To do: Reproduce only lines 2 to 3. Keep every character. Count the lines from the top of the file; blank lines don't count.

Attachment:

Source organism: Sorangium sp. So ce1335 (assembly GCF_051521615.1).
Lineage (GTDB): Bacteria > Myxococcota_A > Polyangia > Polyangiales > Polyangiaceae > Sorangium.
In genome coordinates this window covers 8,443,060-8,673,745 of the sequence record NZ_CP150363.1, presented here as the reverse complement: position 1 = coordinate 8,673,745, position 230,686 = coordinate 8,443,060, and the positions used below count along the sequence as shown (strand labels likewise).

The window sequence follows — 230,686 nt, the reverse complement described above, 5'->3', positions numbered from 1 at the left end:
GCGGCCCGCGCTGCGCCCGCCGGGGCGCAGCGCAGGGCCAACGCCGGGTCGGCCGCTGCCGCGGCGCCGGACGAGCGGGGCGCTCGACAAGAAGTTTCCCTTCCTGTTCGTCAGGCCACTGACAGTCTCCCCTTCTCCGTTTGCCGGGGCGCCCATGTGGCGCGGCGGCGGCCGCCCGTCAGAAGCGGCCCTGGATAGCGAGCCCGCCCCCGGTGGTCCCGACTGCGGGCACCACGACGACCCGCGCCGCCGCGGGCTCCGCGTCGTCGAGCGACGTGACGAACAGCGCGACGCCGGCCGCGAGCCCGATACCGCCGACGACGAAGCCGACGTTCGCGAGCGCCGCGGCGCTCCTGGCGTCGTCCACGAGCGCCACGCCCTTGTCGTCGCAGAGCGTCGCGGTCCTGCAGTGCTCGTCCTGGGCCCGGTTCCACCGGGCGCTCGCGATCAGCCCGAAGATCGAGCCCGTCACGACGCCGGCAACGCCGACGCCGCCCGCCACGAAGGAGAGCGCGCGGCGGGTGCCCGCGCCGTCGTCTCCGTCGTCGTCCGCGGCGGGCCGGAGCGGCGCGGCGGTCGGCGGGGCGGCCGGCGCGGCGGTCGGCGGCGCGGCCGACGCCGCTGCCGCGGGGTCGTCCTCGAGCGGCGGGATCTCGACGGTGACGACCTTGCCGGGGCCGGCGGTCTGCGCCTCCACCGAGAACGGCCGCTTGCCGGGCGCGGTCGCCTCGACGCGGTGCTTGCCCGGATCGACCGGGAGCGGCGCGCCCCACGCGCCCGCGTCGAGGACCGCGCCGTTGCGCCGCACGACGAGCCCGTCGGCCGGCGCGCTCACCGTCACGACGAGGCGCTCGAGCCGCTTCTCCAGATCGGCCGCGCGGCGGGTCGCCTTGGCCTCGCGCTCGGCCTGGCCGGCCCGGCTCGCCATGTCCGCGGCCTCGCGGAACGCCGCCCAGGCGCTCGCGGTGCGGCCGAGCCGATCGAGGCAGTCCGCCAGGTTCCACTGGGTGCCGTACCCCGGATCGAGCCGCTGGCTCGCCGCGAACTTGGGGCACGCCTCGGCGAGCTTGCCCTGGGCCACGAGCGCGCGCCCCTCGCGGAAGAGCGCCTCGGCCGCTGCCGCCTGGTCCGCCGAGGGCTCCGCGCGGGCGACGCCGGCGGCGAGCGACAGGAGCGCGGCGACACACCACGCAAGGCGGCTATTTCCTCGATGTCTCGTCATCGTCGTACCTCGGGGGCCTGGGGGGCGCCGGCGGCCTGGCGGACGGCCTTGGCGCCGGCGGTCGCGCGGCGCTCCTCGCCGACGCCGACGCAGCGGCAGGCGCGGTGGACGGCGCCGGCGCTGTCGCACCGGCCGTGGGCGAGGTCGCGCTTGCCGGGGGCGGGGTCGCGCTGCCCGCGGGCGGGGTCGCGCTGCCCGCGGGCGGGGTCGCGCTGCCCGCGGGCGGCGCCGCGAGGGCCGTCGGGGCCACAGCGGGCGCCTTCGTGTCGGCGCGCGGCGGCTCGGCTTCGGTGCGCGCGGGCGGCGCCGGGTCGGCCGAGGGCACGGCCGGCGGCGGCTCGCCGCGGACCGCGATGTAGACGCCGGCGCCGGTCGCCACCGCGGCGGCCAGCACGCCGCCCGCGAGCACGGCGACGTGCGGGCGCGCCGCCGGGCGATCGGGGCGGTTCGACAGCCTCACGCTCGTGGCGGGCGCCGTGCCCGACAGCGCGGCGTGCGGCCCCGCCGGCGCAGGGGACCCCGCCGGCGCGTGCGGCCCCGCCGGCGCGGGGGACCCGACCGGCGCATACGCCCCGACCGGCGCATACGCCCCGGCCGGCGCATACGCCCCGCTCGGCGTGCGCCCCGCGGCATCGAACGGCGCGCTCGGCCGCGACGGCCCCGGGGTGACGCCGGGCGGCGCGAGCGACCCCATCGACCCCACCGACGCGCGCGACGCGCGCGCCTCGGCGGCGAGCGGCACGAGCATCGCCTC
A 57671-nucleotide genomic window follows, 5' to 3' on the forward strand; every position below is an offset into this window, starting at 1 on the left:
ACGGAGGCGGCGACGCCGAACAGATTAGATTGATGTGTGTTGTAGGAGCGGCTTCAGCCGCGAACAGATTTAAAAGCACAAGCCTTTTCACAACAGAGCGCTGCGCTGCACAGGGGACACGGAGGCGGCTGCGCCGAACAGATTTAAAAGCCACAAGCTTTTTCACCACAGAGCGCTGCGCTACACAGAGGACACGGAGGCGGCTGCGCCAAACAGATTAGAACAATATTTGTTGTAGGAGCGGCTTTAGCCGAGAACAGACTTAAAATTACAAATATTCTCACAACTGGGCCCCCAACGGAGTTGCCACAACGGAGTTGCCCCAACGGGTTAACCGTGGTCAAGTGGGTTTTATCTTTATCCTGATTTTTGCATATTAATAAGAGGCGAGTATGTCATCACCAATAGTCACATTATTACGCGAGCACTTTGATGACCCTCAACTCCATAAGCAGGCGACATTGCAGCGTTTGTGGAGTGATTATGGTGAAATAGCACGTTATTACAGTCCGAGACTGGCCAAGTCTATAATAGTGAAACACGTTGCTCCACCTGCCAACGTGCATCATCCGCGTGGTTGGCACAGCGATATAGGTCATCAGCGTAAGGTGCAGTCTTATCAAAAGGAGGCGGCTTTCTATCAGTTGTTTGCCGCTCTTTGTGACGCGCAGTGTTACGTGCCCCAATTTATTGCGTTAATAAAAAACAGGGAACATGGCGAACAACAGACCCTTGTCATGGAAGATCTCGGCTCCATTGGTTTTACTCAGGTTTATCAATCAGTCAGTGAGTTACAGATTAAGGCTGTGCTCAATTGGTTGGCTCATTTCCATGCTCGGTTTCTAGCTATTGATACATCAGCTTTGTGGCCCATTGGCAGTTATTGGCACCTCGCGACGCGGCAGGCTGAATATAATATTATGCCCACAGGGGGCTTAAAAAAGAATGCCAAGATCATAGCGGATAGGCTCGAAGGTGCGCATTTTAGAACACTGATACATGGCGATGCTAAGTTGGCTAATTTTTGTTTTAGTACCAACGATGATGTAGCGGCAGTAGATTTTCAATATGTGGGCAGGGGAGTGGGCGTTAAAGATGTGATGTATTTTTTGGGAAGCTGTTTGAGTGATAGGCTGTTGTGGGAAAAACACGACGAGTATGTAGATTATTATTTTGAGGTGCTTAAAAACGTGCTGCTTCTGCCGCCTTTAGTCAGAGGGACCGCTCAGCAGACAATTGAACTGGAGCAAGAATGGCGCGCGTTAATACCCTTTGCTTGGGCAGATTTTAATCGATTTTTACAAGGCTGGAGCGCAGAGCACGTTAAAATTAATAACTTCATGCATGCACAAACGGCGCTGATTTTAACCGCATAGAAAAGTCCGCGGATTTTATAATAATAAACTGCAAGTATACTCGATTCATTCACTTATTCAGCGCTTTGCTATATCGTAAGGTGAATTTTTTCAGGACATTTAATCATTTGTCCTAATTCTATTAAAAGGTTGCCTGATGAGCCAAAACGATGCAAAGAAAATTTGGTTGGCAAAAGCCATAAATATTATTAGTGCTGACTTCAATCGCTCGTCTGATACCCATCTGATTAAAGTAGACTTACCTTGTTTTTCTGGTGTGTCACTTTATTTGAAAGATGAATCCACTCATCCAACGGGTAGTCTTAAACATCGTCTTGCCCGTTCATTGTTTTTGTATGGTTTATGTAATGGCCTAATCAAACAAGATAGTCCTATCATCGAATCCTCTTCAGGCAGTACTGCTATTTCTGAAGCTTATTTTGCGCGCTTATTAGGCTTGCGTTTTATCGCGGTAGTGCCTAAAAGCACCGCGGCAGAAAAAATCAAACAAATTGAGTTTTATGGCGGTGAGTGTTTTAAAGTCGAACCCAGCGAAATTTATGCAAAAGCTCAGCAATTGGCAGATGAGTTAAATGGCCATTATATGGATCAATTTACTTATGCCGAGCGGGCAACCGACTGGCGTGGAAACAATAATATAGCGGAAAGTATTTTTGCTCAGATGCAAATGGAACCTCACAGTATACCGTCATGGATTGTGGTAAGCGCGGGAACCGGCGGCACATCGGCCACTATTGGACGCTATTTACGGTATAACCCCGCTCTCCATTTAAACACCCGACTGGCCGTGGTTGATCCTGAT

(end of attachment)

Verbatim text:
Lineage (GTDB): Bacteria > Myxococcota_A > Polyangia > Polyangiales > Polyangiaceae > Sorangium.
In genome coordinates this window covers 8,443,060-8,673,745 of the sequence record NZ_CP150363.1, presented here as the reverse complement: position 1 = coordinate 8,673,745, position 230,686 = coordinate 8,443,060, and the positions used below count along the sequence as shown (strand labels likewise).